Read more about Lutz and Hayward on their blog for the book. (Which is also co-written. And features comments by the other author after each post. It's funny.)(less)
As I laughed out loud (literally) through Tina Fey's memoir Bossypants which released last month, I began pondering her possible future political camp...moreAs I laughed out loud (literally) through Tina Fey's memoir Bossypants which released last month, I began pondering her possible future political campaign.
Okay, so maybe I wasn't serious. Or was I...
I suppose I was kidding about Bethenny (although, don't get me wrong -- I like her!), but if you read Bossypants -- and you should -- you just might start thinking the same thing. Tina Fey might not make it all the way to a presidential run, but she would probably make it into the state house of representatives. I know I would vote for her if we happened to live in the same state.
Palin on left, Fey-as-Palin on right No, I didn't start thinking that solely because Fey played an excellent parodied-version of 2008 Republican Vice Presidential nominee Sarah Palin on SNL (although that helped). Nor did I begin thinking about Fey for President 2012 because of her extensive political career (although all that acting stuff sure does help, too; any politician needs lots of acting experience).
What did catch my eye (and my possible 2012 vote) was Fey's writing ability in Bossypants. Her writing demonstrated both the fact that she is very funny (already proven during her tenure on SNL and through her producing the NBC sitcom 30 Rock -- not to mention her writing the movies Mean Girls, starring Lindsay Lohan, and Baby Mama) and that she is highly intelligent. Also, she doesn't take herself seriously, and she loves self-deprecating humor. And did I mention she's smart?
Tina Fey may never make it into the wild world of politics (possibly because, despite my own personal feelings on the topic, she has made no indication whatsoever that she ever intends to do so), but that's no reason you still shouldn't pick up a copy of Bossypants. In it, Fey delves into many topics that have previously been off-limits in an upbeat, tongue-in-cheek, but somehow heartbreakingly honest way, including:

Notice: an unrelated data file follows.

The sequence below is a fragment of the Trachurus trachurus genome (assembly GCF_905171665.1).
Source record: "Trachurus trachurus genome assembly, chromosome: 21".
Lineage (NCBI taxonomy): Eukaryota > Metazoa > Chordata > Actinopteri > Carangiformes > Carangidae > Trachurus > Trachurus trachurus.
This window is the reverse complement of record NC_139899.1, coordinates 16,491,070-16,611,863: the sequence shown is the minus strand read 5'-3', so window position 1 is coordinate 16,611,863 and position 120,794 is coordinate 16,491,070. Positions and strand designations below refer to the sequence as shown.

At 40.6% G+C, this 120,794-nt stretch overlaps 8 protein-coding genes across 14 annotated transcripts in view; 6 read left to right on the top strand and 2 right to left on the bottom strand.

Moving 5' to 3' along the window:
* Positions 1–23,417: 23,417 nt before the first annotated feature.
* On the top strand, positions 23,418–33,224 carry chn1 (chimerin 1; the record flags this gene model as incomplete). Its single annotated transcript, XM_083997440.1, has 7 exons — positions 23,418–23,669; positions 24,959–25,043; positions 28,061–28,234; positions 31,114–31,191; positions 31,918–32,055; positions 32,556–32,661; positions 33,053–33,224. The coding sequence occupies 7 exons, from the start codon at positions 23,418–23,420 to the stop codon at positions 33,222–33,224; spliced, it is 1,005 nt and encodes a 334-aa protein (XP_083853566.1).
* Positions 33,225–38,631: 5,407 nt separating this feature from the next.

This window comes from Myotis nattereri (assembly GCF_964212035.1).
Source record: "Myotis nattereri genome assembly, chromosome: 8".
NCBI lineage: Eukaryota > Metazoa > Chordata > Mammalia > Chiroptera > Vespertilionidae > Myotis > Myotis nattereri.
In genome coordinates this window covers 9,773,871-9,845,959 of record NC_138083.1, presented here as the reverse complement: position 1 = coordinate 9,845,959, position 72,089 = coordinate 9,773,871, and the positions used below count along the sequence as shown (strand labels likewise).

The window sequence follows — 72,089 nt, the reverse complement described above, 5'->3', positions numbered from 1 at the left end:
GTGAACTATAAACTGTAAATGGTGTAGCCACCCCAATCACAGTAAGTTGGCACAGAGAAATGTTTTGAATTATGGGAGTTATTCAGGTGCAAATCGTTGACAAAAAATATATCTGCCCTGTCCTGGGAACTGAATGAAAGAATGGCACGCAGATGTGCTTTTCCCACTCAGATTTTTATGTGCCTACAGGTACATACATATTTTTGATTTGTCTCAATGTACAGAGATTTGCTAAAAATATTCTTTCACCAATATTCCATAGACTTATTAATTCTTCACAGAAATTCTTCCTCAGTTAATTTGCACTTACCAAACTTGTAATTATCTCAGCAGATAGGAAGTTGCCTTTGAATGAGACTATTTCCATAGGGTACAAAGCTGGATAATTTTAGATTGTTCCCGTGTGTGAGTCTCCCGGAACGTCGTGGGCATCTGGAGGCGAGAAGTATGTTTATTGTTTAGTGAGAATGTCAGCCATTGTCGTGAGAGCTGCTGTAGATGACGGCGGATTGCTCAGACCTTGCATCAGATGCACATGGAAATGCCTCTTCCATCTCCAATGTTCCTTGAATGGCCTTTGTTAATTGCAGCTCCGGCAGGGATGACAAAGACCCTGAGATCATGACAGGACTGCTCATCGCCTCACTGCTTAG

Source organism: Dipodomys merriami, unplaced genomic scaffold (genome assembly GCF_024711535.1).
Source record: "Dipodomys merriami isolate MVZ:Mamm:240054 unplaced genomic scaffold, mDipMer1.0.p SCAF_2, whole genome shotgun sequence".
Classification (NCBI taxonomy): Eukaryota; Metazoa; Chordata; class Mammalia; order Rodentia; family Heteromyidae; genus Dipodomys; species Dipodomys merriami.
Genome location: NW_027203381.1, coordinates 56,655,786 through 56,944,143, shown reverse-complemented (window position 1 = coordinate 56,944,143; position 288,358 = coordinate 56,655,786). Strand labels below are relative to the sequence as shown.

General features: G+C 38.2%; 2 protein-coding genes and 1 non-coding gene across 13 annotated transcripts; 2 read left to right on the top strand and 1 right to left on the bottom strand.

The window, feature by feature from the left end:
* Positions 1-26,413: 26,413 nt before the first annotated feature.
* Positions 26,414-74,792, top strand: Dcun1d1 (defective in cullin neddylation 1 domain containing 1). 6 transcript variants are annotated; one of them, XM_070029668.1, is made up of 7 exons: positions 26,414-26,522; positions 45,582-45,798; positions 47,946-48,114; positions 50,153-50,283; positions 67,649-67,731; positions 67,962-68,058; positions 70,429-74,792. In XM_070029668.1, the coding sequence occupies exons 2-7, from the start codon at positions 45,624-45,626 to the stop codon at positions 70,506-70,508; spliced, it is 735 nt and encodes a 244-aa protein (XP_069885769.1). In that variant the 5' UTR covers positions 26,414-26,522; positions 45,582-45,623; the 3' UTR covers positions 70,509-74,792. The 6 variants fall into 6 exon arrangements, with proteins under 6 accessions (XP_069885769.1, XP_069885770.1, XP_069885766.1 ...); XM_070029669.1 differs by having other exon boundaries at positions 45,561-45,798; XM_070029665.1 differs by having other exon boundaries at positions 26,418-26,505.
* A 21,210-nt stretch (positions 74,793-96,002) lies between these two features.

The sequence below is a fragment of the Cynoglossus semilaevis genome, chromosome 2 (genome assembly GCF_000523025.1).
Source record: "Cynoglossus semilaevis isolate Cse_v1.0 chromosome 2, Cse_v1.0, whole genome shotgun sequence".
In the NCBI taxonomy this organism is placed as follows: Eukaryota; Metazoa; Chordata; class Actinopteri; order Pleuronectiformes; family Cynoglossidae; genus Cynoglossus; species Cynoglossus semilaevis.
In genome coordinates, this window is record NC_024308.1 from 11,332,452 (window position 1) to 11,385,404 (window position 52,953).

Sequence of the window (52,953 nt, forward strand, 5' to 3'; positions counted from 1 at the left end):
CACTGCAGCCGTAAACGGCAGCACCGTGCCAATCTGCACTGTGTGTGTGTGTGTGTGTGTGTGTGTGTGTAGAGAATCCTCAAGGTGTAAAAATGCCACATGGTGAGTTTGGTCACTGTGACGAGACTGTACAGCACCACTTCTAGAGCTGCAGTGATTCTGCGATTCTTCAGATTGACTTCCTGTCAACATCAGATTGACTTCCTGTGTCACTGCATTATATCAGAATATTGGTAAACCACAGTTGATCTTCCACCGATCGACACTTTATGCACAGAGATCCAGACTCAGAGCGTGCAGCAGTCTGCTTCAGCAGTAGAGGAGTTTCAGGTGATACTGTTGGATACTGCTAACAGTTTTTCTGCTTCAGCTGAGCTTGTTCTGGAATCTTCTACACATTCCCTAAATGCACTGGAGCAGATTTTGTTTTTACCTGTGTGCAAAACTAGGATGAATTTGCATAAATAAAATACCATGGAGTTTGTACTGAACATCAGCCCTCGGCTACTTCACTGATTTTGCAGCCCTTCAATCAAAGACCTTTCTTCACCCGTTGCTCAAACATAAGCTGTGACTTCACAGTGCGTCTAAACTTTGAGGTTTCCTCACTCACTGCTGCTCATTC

her facial scar (and how she uses it to measure character) her switch from SNL writer to on-air co-host of Weekend Update the birth of her "other" baby, 30 Rock her friendship with Amy Poehler playing Sarah Palin -- with the real Sarah Palin motherhood (breastfeeding Nazis and all)
Bossypants is Fey's first book. You can catch her, of course, as the star of 30 Rock on NBC Thursday nights at 10/9 central. Just to be clear, Fey is not (yet) running for any elected office. Also (SPOILER ALERT!), she agonizes over having a second child at the end of the book, and People magazine announced last month that Fey is, in fact, pregnant. Way to spoil the sequel, People.(less)
I've found my reading second-wind lately, resulting in several books read in the past week or two. One of these was the amazing Girl in Translation, a...moreI've found my reading second-wind lately, resulting in several books read in the past week or two. One of these was the amazing Girl in Translation, a novel by Jean Kwok that debuted in hardback last year and was released in trade paperback format this past Tuesday.
Kwok tells a semi-autobiographical tale of immigration from Asia to New York City in her debut novel Girl in Translation. Here's what Kwok says about the real-life connections in the novel: